China courts its creative types in a massive way

It aims to repeat its manufacturing success by grouping artistic professions the way it did its factories.

By , Correspondent of The Christian Science Monitor

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    The Yangcheng project, a former chemical fiber factory in Guangzhou, is still under construction, but some clients have already moved in.
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    This architect’s office is part of the project. Across China, hundreds of abandoned factories are being turned into spaces for creative types.
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He Jiankiang is not a romantic. He doesn't pine for a lost China buried under skyscrapers. But when he heard that an old factory at the edge of town was being converted to office space for creative types, the architect leapt at the chance to move.

"In the past, there was nobody thinking about this kind of thing ... about what creative people need," Mr. He says from his balcony, overlooking old warehouses and machine rooms at the Yangcheng Evening News Creative Industry Zone in Guangzhou, southern China. "Nobody was thinking about what the future would be."

Spurred by the unlikely success of a factory-turned-art-space in Beijing called 798 and a desire to diversify the economy, cities across China are converting dozens of abandoned factories into art galleries, industrial-chic office space, and entertainment destinations. Many that aren't yet repurposing old industrial sites are drawing up plans – motivated by hope of profits or fear of criticism from higher-ups for failing to follow the latest trends in city development.

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"China's investing heavily in the knowledge worker writ large, and this has become another part of that investment," says Eugenie Birch, chair of the University of Pennsylvania's Department of City and Regional Planning. "And when China does something, it does it at full force."

The 'creative industry' concept, born overseas in the mid-1990s, took hold here a few years ago, when government leaders began referringto it in speeches and planning documents.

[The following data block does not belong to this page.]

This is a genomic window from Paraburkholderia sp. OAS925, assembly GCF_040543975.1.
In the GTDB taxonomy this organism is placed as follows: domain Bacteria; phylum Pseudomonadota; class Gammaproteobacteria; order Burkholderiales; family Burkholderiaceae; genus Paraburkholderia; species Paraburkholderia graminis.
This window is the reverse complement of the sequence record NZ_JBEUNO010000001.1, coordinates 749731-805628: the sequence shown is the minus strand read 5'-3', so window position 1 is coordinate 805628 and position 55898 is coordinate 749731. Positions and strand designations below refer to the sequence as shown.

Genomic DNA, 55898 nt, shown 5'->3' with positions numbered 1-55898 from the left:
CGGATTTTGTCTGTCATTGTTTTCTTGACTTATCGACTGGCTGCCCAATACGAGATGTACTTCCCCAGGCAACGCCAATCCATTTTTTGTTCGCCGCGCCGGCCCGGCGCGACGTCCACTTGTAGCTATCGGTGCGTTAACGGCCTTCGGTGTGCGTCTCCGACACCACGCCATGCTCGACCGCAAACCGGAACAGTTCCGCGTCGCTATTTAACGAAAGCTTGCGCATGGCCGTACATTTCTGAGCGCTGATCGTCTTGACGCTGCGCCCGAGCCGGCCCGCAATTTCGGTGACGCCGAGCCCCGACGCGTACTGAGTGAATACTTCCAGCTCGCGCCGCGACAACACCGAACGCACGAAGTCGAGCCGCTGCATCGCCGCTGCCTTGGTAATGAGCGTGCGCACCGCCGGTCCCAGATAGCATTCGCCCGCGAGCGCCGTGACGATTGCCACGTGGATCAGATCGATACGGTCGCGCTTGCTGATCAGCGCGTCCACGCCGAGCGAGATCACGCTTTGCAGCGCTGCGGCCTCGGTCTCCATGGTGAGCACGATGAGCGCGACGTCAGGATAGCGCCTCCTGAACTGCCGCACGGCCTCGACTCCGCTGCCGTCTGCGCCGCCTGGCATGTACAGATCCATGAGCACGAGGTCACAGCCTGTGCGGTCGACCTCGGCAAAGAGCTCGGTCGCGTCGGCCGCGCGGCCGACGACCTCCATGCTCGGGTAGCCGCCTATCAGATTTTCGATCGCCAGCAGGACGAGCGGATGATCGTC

Projects are springing up across China, from Shenzhen to Hangzhou to Chengdu. They aim to attract artists, architects, photographers, designers, and advertising firms – the core of what China has labeled "the creative industry." Beijing has more than 20 such districts, and Shanghai more than 70, though not all are factory conversions.

The Yangcheng project, conceived two years ago, is one of at least seven large-scale projects in Guangzhou under construction, with varying degrees of official support. They include a former plastics factory and a shipping warehouse. All offer cheap rent and cavernous workshops.

"We've been opening up our economy for so many years, and it's all been so fast, but it's reached a level where we need to change our development strategy," says a spokeswoman for one of the city's larger creative industry zone projects, who cited company policy against speaking with foreign media in requesting anonymity. "The whole economy has to change to develop this higher-level work."

The fast, large-scale way factory creative space has taken off is a very Chinese phenomenon, says Michael Keane, an associate professor at the Queensland University of Technology in Brisbane, Australia. Planners here have long grouped businesses by industrial types.

"The way the Chinese see it, creativity is just like every other industry, so you put everyone in clusters and try to aggregate their capabilities," he says. "They want to have creativity in a box, but a lot of creativity requires out-of-the-box thinking."

The iconic project that showed what disused factory space could achieve, 798, grew from a cheap outpost for artists into a major tourist spot earlier this decade. As its popularity soared, its grass-roots nature changed, and it is this second, commercially minded stage that planners hope to replicate.

Though some say that will drive up prices and stifle creativity, those things aren't inevitable, says Li Xiangqun, an art professor at Beijing's Tsinghua University and a sculptor who has offices at 798. The financial desires of real estate developers don't prevent artists from doing good work, he says.

Yet in Guangzhou, the massive focus on creative industry projects has already begun to foster sameness. Lots of simultaneous construction means developers must compete to attract creative firms.

Chen Zhiyan, a commercial art gallery owner who recently moved into the Xinyi International Club, a converted plant on the banks of the Pearl River, says poaching has already begun. A close friend of his is building his own creative industry zone up the road and is looking for tenants.

While such zones threaten to put profit above creative output, the overall effect is good, says Professor Keane. "This is about modernization and modernity, image building," he says. "It's a positive force, the ideas that come with the whole project can open people's minds" – and encourage policymakers to think more creatively about urban development.

As for He, the architect, he says life is going well. His new digs suit his quirky staff, and he's been contracted to consult on two new creative industrial zones being built. And if this experiment doesn't work out, he'll just move somewhere else.

"Three years from now, will this place exist? No one knows," he says. "But the thing about change in China is, we're used to it."

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